By John James Audubon. This work is an 1840 edition in seven volumes of Audubon’s work describing and illustrating birds in North America. It includes full color illustrations. The college owns two complete editions and a folio reissue with larger illustrations.
By John Coakley, who was an English doctor and entomologist. This work is a catalog of techniques for taking and preserving samples while traveling abroad. It also contains some speculations on natural history.
By Charles Christopher Reiche. The first part of this book covers weather phenomena and topics related to farming, while the second discusses the life-cycles of various animals. The last two discourses concern different forms and causes of atheism.
By William Howitt, who was an English Quaker and author. This work is divided into twelve chapters that each focus on a particular month and the changes seen in nature (habits of animals, types of vegetation, observations on the weather, etc.) during that month.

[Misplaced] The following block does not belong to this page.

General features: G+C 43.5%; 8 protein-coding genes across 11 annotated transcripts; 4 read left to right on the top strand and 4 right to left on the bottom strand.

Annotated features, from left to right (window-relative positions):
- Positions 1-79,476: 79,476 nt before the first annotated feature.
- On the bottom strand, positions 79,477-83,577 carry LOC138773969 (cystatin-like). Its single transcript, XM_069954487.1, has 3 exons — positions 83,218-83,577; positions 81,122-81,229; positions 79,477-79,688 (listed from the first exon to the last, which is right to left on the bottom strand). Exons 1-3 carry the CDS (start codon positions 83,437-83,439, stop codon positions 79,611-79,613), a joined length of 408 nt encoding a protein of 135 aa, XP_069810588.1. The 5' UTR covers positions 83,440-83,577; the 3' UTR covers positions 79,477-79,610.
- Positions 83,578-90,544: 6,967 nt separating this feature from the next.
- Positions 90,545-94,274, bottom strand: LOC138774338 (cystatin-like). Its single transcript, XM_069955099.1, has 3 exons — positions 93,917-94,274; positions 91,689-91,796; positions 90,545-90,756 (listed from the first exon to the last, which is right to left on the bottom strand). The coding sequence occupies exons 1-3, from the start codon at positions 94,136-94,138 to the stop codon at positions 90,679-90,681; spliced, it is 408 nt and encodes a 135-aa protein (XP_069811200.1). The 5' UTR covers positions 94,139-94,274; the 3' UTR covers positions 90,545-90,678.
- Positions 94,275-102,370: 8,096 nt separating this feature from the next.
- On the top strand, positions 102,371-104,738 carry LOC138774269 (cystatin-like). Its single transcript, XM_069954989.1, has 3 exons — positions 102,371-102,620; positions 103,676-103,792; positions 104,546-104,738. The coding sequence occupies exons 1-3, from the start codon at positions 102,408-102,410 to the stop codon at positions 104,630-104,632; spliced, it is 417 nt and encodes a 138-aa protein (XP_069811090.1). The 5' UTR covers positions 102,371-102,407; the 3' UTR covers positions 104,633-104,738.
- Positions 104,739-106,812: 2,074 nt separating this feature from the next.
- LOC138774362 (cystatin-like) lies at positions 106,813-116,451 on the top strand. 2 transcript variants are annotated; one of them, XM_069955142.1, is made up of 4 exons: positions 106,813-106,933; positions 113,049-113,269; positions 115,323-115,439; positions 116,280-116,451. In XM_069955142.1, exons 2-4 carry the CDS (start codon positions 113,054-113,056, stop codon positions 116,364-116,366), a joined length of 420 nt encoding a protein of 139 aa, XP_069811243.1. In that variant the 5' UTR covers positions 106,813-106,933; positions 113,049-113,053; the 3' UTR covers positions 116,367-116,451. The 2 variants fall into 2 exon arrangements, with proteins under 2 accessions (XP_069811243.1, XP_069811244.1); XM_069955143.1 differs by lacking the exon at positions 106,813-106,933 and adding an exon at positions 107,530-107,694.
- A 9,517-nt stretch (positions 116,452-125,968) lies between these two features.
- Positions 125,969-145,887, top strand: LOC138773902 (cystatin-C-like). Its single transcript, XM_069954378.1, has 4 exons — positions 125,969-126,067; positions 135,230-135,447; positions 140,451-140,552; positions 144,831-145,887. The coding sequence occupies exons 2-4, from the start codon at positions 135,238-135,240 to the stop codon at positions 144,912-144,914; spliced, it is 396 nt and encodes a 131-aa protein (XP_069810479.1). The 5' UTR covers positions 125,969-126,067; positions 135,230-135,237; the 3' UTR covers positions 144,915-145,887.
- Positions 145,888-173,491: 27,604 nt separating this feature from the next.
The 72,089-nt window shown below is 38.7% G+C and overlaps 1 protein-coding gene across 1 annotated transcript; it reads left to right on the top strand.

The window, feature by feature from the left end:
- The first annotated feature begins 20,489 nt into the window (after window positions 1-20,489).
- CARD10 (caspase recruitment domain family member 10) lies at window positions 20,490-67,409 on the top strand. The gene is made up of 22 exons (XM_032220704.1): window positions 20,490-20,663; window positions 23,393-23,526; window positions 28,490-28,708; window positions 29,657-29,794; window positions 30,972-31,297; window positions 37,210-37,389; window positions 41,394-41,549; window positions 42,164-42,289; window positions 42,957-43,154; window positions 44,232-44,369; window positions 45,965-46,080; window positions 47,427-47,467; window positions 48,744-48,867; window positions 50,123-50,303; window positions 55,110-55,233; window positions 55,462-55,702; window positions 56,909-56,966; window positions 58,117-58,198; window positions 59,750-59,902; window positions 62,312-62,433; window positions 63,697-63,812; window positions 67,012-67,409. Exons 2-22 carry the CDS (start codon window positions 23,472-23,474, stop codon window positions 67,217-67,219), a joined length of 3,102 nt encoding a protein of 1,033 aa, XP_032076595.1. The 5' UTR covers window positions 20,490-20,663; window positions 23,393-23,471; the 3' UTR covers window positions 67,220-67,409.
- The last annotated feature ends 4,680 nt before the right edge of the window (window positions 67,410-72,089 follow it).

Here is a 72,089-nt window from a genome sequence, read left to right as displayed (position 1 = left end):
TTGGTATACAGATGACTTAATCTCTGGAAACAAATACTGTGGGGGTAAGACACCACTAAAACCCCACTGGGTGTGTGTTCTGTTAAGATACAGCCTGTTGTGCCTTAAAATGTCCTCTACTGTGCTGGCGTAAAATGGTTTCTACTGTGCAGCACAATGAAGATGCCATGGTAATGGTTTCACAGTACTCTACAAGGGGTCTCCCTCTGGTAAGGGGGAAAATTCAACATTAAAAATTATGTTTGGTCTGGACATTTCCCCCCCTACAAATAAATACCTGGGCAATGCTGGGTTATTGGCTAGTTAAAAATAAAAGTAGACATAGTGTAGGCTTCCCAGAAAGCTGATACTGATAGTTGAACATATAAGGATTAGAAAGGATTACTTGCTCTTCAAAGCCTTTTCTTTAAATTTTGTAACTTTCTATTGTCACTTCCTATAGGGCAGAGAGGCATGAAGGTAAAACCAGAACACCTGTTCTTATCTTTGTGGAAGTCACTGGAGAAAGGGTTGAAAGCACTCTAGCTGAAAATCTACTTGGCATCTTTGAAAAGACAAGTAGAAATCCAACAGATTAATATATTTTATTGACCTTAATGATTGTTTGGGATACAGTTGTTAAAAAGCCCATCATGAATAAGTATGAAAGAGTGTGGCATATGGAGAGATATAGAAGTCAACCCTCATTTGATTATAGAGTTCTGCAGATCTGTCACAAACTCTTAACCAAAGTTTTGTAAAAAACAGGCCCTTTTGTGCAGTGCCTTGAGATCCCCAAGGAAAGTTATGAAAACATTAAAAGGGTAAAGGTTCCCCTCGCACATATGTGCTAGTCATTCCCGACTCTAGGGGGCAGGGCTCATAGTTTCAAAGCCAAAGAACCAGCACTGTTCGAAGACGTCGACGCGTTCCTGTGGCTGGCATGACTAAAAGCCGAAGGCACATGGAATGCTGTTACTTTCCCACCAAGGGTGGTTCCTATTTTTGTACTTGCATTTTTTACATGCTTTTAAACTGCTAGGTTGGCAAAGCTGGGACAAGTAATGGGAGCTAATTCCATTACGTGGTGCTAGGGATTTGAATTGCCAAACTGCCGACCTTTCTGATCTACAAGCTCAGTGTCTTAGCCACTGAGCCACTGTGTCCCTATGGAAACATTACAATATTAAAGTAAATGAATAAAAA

By Priscilla Wakefield, who was an English Quaker who wrote numerous books for children and on women’s rights. This work is a series of letters for children on general botanical topics (parts of the flower, etc.) and also a discussion of the various classes of plants.
By Philip Henry Gosse, who was an English naturalist most famous for his omphalos hypothesis, which tried to reconcile modern geology and Biblical creation. This work contains his observations on the flora and fauna of Jamaica made during his 1844 voyage there. Gosse was a draftsman and this work includes a number of his illustrations.
Collection consists almost entirely of autograph letters, signed, mostly addressed to Reuben Haines, 1793-1834, about one third addressed to him personally, the other two thirds addressed to him as Corresponding Secretary of the Academy of Natural Sciences of Philadelphia. The writers of the latter were prominent scientists, scholars, and statesmen from all over the world.